Once the request is validated, YouTube gives the uploader 7 days to remove the video and avoid a copyright strike. If they don't, the video is removed after 7 days.
During this 7-day period, there are a few different actions uploaders can take:
- Do nothing: Uploaders can wait for the takedown request to take effect once the 7-day period is over. At that point, the targeted video will be removed from YouTube and a copyright strike will be applied to the uploader's account.
- Note: A video can get more than one Content ID claim or takedown request, but can only get one copyright strike at a time.
- Delete the video: If the uploader removes their video from YouTube before 7-day period is over, then their channel won't get a copyright strike.
- Contact the copyright owner: Uploaders can get in touch with the copyright owner who submitted the takedown request for their video and inquire about a retraction. Learn more about retractions of copyright infringement claims.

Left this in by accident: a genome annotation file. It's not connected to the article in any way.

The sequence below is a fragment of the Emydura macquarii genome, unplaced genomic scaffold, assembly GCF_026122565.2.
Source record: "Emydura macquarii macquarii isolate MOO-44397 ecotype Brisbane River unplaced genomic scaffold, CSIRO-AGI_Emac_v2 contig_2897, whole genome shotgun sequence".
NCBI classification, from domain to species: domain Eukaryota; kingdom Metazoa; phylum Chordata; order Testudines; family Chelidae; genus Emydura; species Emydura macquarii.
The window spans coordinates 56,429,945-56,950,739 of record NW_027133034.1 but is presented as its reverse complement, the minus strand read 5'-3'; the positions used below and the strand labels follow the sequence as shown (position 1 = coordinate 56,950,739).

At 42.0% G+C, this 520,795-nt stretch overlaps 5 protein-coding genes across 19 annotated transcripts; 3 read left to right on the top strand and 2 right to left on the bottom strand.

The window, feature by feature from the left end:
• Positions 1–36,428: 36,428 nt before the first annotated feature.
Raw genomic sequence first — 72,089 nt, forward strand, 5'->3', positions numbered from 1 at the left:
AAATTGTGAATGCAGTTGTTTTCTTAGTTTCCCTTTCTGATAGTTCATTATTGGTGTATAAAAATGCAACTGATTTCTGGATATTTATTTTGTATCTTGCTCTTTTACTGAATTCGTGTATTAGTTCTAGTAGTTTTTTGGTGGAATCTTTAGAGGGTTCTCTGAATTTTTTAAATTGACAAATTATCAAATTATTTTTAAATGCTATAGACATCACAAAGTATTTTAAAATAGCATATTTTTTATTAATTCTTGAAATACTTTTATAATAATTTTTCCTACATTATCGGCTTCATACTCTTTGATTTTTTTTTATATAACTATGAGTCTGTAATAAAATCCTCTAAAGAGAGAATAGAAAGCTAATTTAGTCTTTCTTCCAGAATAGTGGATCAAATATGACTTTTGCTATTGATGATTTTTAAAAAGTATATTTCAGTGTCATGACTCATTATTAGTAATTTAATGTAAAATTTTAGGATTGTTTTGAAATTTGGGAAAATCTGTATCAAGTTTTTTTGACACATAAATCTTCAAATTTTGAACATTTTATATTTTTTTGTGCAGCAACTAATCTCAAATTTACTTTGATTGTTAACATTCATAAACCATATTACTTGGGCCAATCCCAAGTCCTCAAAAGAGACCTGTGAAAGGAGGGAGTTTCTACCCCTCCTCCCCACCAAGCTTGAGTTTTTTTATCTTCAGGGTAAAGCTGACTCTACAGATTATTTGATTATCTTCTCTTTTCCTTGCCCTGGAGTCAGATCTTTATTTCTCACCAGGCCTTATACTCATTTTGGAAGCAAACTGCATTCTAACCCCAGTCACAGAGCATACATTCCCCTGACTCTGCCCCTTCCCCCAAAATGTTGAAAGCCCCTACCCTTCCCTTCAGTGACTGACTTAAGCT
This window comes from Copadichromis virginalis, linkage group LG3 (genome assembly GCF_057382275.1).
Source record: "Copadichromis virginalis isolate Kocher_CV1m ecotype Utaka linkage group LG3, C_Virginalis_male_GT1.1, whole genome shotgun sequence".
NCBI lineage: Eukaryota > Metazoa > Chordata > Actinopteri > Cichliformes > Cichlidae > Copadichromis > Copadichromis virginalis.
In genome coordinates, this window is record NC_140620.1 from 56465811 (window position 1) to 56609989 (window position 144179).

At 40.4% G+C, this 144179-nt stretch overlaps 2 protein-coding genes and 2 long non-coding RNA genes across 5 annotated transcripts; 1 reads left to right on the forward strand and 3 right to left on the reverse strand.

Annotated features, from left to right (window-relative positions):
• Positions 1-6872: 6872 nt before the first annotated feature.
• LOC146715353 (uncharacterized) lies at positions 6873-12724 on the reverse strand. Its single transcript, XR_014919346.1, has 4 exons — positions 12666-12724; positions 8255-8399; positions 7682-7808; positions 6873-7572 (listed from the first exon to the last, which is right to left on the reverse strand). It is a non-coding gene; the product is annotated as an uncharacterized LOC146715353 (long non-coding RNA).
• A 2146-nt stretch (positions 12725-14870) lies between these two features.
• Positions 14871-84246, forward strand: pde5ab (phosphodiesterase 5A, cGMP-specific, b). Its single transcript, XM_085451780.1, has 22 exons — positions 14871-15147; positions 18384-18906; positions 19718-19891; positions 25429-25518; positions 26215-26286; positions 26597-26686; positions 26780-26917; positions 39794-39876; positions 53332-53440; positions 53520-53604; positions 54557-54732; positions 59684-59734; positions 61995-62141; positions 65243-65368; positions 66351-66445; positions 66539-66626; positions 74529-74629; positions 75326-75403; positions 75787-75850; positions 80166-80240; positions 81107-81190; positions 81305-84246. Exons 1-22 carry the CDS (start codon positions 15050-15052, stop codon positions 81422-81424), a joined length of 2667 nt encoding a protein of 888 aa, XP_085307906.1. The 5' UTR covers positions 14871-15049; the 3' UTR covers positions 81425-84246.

- Cancel an appeal: If the scheduled takedown request was a result of an uploader appealing a Content ID claim, the uploader can cancel their appeal within the 7-day period. By canceling, the uploader prevents the takedown of their video and won’t get a copyright strike. The Content ID claim will remain active on their video. Learn more about the difference between copyright takedowns and Content ID claims.
After the 7-day period is over, when YouTube removes the video, the uploader's channel will get a copyright strike. Removing the video at that point will not resolve the strike. Strikes expire after 90 days, but their video won't be reinstated after the strike expires. If it's the uploader's first strike, they'll need to complete Copyright School.
At this point, if the uploader believes their video was mistakenly removed, they can submit a counter notification.